In lieu of a December Alumni Council meeting, we are having a Happy Hour on Monday, December 10, from 5:30-7:30 p.m. at
. We hope you will join us -- all College of Education alumni are welcome to attend!
David Overstreet '80 '86
Alumni Council President
Get Ready, Tri-State Alumni:
We Have Something Just for You!
Come celebrate UA alumnus
as the new chancellor of New York City Schools at this exclusive event for UA alumni and members of the Wildcat community in the Tri-State area.
A dedicated educator for nearly 30 years, Carranza is a graduate of Pueblo High School in Tucson and received his Bachelor of Arts degree in secondary education from the college in 1991.
Hosted by the College of Education and the UA Alumni Association.
Tuesday, Dec. 4
408 5th Ave.
Brooklyn, NY 11215
A full Mexican buffet, tres leches cake, and unlimited sangria, margaritas, beer, white wine, and soft drinks will be provided for just $20!
Old Stormies Visit Project FOCUS
First, let's explain what Old Stormies are: In 1962, two UA students met, became roommates, and started a group of about 30 men who became known around campus as "The Jet Set." They reunite every few years to reminisce, visit their old haunts, and go to Wildcat football games. At their last reunion in 2016, they created "The Old Stormies" as a philanthropic endeavor, in honor of their late friend Robert "Stormy" Douglas. That year, the Old Stormies chose to give back to the UA by supporting
and have been giving to the project ever since.
The Old Stormies have donated more than $35,000 to Project FOCUS over the last two years, which has allowed more students to participate in the program and to update the technology for the students.
Eleven Old Stormies came back to campus this month to meet with Project FOCUS staff, students, peer mentors, and parents. They enjoyed getting an update on Project FOCUS and seeing the impact their gifts have made over the last two years.
Inspiring Generations of Children
|Cooper's Colin Waite with Marilyn Ludwig
It takes passionate teachers to go beyond the boundaries of the schoolyard. When they do, their students are changed forever. On November 3,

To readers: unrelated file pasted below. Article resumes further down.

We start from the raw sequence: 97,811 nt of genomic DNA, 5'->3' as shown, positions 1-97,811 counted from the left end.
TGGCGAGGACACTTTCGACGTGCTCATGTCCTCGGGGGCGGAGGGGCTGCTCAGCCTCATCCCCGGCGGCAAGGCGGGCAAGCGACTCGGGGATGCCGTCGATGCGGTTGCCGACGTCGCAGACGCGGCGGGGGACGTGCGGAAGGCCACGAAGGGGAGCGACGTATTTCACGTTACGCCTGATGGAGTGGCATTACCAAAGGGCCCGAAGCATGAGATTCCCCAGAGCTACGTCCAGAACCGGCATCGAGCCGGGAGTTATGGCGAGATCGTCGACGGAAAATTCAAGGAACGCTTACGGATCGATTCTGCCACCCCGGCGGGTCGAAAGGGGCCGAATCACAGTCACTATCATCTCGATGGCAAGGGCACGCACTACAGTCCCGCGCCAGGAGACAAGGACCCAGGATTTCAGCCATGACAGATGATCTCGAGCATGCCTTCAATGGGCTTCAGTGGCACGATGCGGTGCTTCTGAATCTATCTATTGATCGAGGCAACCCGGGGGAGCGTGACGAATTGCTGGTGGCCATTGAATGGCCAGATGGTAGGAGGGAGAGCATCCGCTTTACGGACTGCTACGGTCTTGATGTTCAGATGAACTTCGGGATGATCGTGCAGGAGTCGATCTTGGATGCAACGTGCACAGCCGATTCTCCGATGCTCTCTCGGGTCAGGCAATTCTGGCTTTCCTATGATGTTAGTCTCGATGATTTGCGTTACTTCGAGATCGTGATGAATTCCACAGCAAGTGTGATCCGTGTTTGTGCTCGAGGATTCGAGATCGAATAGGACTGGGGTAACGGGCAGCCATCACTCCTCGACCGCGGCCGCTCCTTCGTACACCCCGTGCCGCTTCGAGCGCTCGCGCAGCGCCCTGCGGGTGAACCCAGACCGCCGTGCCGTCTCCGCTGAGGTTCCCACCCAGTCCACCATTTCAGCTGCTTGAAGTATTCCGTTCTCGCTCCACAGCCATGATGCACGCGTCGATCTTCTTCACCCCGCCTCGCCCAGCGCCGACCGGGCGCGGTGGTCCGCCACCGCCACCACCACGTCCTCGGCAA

Cooper Center for Environmental Learning
honored five outstanding educators who exemplified a commitment to environmental learning during their careers and inspired generations of children with experiences in nature.
The Cooper Center Teacher Appreciation and Donor Recognition honored these amazing educators:
- Nancy Bonsall '72 of Green Fields Country Day School
- Stephanie Greene-Hunley of Howell & Bloom Elementary Schools, TUSD
- Marilyn Ludwig '52 '56 of Peter Howell and Kellond Elementary Schools, TUSD
- Mark Olbin '85 of Lineweaver Elementary School, TUSD
- Josie Riesgo '75 of Holladay Magnet Elementary School, TUSD
In addition to the awards presentation, the evening's program featured remarks by Superintendent Gabriel Trujillo of TUSD and Dean Bruce Johnson.
Cooper Center supporters enjoyed live music from the Palo Verde Jazz Band & Choraliers, a traditional Cooper campfire, and stargazing with the Tucson Amateur Astronomers Association.
Educational Policy Studies & Practice
, a University Fellow and doctoral student, explains the importance of preparing teachers of refugees in her article,
When the Nation Closes its Doors to Refugees, Schools Can Open Them
. She discusses her involvement with the
Carey Institute for Global Good
Refugee Educator Academy
in development to provi
de learning opportunities for 10,000 refugee educators worldwide. In the article, Kasper considers the significance of our actions to support these children and teachers: "Research indicates that high-quality teachers in every classroom are the key factor in children's learning. This is especially true for refugee children, who are often many years behind their peers in grade-level knowledge, are working to master the English language and are tasked with healing from past trauma -- including being uprooted because of conflict -- while also acclimating to a new country and culture."
Nicolazzo also visited the University of Texas, Austin, to present her talk,
The Internet Is Basically My Hometown: Using Digital Space to Explore Transgender Identity Formation. Nicolazzo discussed her new research project,
Digital Me: Transgender Students' Exploration of Self and Community through Digital Media.
Nicolazzo also traveled to Pacific Northwest College of Art to teach her workshop,
Teaching While Marginalized: What Our Bodies Teach Us About Critical Pedagogy. The workshop, centered around the idea of embodied pedagogy, encouraged audience members (faculty members, teaching assistants, and graduate students) to self-reflect on their own experiences as educators. Together, participants actively explored how to navigate student resistance of marginalized identities in classroom settings.
Teaching, Learning & Sociocultural Studies
Arizona Educational Foundation named Teach Arizona graduate
Joshua Farr '07
as a Top 10 Teacher (semi-finalist) for Arizona. Farr is a science teacher at Cienega High School of Vail Unified School District.
Kristi Lopez '09
made quite a splash as the coach of a dance team from Walden Grove High School, which was featured on America's Got Talent. It was the first time a high school dance group had been on the show. Lopez is the daughter of former UA baseball coach Andy Lopez.
Watch them perform
Now, her dancers have gone viral again, this time with a
recent Harry Potter performance
for Walden's homecoming. Good Morning America flew them out to perform for its Halloween show. The high school dancers received yet two more honors when they were named the Grand Marshalls in the UA Homecoming Parade and received the
Frances McClelland Youth Award
1430 E. Second Street, Tucson, Arizona 520.621.1462